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Brain responses to speech predict early language outcomes in children with autism
Article

Brain responses to speech predict early language outcomes in children with autism

Brain responses to speech predict early language outcomes in children with autism
Article

Brain responses to speech predict early language outcomes in children with autism

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An essential component of current research initiatives on brain disorders is to enhance our understanding of normal and atypical brain development and how certain trajectories impact or underlie disease-related phenotypes. Studying brain disorders is inherently difficult, mostly due to their heterogeneity, genetic and biological complexity, and high comorbidity with other disorders.


One strategy to enhance our understanding of these disorders is to identify core features that lend themselves to systematic and longitudinal investigations. Autism spectrum disorder (ASD) is a poorly understood developmental disorder with tremendous heterogeneity in both clinical phenotypes and later clinical outcomes. A study, recently published in Neuron by Eric Courchesne’s laboratory, examined neural correlates of early language development in infants and toddlers with ASD. Early language development is strongly associated with clinical outcomes in some children with ASD, such that delayed or typical language skills are usually associated with better clinical outcomes, while children who are minimally- or non-verbal have poorer outcomes. The study aimed to determine whether early language development and associated neural subtypes within ASD could have predictive power for later clinical outcomes. 


The investigators used a large sample of children that included those aged 12-48 months with ASD, non-ASD language/developmentally delayed subjects, and typically developing infants and toddlers from the general population. Language development was assessed using multiple standardized scales. Neural response to speech was assessed using functional neuroimaging of language relevant bilateral lateral frontal and superior temporal cortices. Within the ASD group, cohorts were divided into ‘good’ or ‘poor’ classifications in early childhood based on their receptive and expressive scores on the Mullen Scales of Early Learning (i.e., integrated analysis of language, motor, and perceptual abilities). ‘Good’ or ‘poor’ were considered to be one standard deviation above or below the mean, respectively.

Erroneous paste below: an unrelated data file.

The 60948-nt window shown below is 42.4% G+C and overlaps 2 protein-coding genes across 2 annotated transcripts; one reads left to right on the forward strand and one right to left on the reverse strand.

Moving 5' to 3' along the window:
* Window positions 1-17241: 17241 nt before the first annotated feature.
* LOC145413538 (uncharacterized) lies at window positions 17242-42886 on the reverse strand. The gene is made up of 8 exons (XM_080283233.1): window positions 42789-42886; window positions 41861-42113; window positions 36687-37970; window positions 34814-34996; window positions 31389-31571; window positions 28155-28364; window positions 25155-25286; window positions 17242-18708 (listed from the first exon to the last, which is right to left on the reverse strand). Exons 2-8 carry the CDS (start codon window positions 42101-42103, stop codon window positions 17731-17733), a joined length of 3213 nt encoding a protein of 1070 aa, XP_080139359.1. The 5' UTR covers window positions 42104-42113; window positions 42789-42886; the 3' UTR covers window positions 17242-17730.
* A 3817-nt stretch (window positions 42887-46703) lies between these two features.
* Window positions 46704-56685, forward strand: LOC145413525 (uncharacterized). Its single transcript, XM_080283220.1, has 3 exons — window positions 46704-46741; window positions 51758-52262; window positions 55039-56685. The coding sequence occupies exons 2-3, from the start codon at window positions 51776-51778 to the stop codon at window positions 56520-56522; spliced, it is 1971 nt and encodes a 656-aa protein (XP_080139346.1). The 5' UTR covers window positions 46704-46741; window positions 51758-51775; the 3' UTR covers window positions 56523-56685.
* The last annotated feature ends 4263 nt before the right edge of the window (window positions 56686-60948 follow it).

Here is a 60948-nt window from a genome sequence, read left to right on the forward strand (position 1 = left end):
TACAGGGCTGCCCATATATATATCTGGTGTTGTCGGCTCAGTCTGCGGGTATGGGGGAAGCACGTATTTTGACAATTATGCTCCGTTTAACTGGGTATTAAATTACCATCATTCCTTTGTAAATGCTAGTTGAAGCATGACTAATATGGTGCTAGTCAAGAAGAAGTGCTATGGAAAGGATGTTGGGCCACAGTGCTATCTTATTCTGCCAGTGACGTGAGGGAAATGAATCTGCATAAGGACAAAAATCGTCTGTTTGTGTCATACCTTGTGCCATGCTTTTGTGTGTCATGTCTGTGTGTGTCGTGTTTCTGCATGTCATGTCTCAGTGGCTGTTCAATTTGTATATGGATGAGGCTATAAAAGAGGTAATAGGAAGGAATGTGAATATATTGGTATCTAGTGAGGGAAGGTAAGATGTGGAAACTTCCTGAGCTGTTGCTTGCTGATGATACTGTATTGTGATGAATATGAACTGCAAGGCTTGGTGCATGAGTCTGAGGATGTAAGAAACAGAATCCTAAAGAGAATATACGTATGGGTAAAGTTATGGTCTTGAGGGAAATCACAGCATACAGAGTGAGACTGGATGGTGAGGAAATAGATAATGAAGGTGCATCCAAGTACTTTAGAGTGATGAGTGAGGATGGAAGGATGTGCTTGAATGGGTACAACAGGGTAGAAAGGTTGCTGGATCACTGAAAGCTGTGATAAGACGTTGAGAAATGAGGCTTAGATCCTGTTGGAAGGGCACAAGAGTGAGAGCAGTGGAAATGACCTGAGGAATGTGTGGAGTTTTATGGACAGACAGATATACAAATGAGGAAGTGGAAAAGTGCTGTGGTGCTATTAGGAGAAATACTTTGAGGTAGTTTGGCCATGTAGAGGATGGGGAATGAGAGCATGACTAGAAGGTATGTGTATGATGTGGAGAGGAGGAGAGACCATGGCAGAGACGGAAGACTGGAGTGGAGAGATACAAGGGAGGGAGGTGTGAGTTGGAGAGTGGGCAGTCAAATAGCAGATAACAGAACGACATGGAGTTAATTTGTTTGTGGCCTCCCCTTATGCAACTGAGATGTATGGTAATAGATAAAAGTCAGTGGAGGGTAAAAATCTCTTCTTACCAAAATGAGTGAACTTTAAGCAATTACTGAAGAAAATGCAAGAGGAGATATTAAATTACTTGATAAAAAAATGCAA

Each ‘subtype’ displayed differential developmental trajectories of language ability from 12-48 months of age. In the ASD-Good subgroup, language steadily progressed along trajectories of those with typical development, while language trajectories steadily declined in the ASD-Poor subgroup. Moreover, these trajectories corresponded to different neural subtypes within children with ASD. Children with ASD and typically developing language, along with the non-ASD language delayed children, displayed activation of the superior temporal cortical areas and activation patterns across these areas similar to typically developing children. The ASD-Poor subgroup displayed hypoactivation of these areas, lack of functional differentiation between types of speech in patterns of activation, and typical responses to general auditory processing, compared to the other groups. The authors posit that neural systems are generally intact for auditory processing in the ASD-Poor subgroup individuals and deficits are specific to language and speech.


Courchesne and colleagues then determined whether patterns of activation across brain networks of language correlated with language ability within all children. In children with better language, language areas, subcortical regions of reward, emotion and memory were normatively recruited, whereas the somatosensory area, thalamus, motor, premotor, and primary visual areas of the brain were recruited less. These relationships are almost completely reversed in children with ASD during early development from 12-48 months of age. In the ASD-Good subgroup whom had improving language scores, these relationships approached those displayed by typically developing children and children with language delay.


Together, these findings suggest there are neural responses to speech that correlate with early language development in those with or without ASD, and these correlates can be use to parse subtypes of children with ASD. The authors extended these findings by leveraging the longitudinal design of the study to investigate whether early neural response and/or behavioral measures (i.e., language test scores) could reliably predict language ability later in development. They found when combined, that early neural and behavioral information could be used to classify ‘good’ versus ‘poor’ language outcomes in toddlers with ASD, better than either criterion alone. The authors go onto to stress the potential utility of early identification of biomarkers in personalizing intervention and ultimately improving clinical outcomes in children with autism.


Publication

  1. Courchesne E et al. (2015) Different functional neural substrates for good and poor language outcome in autism. Neuron 86:567-577. doi: 10.1016/j.neuron.2015.03.023
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